Look, I won't lie; the Empire IS trying to quell a rebellion. It happens all the time in history, fictional or not. However, calling it "Oppression" isn't wholly accurate; the Stormcloaks, however valid their issues may be, are stirring a pot that was already close to leaking (the issue of the banning of the worship of talos and the Thalmor). The empire's being forced to stop the rebellion (the empire doesn't like the ban anymore than the nords do, but there wasn't a lot they could do but swallow the bitter pill that was the white gold concordant and save up their strength for the inevitable second great war) So is the Empire oppressing the Stormcloaks? Yes, but it's a very morally grey kind of oppression; they don't WANT to kill the stormcloaks, but they feel like they don't have much of a choice. Oh, and for the record, the ban of the worship of talos, however important he is to the nords, is, literally, the only aspect of nord culture that's been banned by the empire. everything else is untouched.

      "New and Improved"? I don't think so. There's racism and stigmata against magic abound, and without the empire, skyrim's gonna be hard pressed against the elder dominion, which has both magic users AND warriors, not to mention the sheer manipulative abilities of the upper ranks of the Thalmor. Not to mention how hard it'll be to support itself for the inevitable second great war. And before you bring it up, yes, the Empire's become somewhat corrupt since the days of Uriel Septim (the fact that MAVEN BLACK-BRIAR gets named Jarl of Riften if the empire takes over is proof enough of that), but the Stormcloaks are HARDLY one's to talk (the Silver-Blood family in Markarth, that is all)

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    6. "My head says Empire, but my heart says stormcloaks"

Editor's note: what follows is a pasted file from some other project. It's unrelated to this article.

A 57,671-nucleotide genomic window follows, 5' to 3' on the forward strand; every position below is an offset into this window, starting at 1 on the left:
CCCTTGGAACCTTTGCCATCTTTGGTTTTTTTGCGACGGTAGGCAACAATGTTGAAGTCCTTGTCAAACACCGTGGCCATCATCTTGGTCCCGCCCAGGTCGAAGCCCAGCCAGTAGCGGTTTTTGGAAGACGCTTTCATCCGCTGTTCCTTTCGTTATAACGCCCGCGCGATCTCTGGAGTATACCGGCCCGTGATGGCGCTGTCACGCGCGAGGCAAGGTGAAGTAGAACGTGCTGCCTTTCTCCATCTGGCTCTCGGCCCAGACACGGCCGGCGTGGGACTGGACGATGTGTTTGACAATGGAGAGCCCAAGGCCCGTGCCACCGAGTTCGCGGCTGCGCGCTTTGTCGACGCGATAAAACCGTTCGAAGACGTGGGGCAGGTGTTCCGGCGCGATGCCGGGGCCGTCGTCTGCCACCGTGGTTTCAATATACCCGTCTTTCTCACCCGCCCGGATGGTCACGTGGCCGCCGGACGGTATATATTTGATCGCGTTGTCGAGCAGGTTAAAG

-Skyrim Confessions

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    7. Sorry, but what are you referring to? I can't think of a text in the game that says that.

      Like I said, though, the nords who side with the empire certainly don't like it (the heart, I suppose), but that doesn't mean they don't see the necessity of it. Heck, Hadvar (and his uncle) makes a good argument about it.

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  2. I'm glad you covered the Paarthurnax thing. I'd like to point out that, as you wrote in the entry, that Paarthurnax has been fighting his own nature for thousands of years-not to mention that he had to restrict himself to one, very isolated location at the top of a mountain, in wait for the return of Alduin, so that he might try and stop him. Thousands of year without being able to go out and see the world. It kind of reminds me of solitary confinement, only self-imposed.

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    1. the only thing that might cause me to kill Paarthurnax is the usefulness of the blades if they were to ressurect and recruit. Imagine having an army of elite agents and spies at your disposal. Ofcourse, a morally good character would have need to pause and reflect on it before killing paarthurnax, because paarthurnax has his uses too.

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    2. Oh, and he wasn't meditating for centuries-it was for at least 6 MILLENNIA.

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    3. One paradox is that he didn't fight his own nature but rather redirected his own domination to oneself or worse yet, against the nature of the dragons. He is dominating Dragonkind.

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    4. I noticed this just recently myself on a second playthrough. There is definitely something arch about Paarthurnax's post-Dragonslayer dialogue, but I don't see his potential domination of other dragons as a problem for the men and mer of Tamriel. Unintended consequences aside, this seems like an entirely internal matter for the dragons.

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  3. Fun fact! Apparently, Tiber Septim himself ordered the Blades to not lay a finger on Paarthurnax. And, at least outwardly, they obeyed-however, they always kept it in their minds that Paarthurnax would face justice (and they ignored any reasons that Septim might have given in Paarthurnax's defense). So, in effect, they ignored the order of a man who not only became the empire of the entirety of Tamriel, but became a freakin' GOD!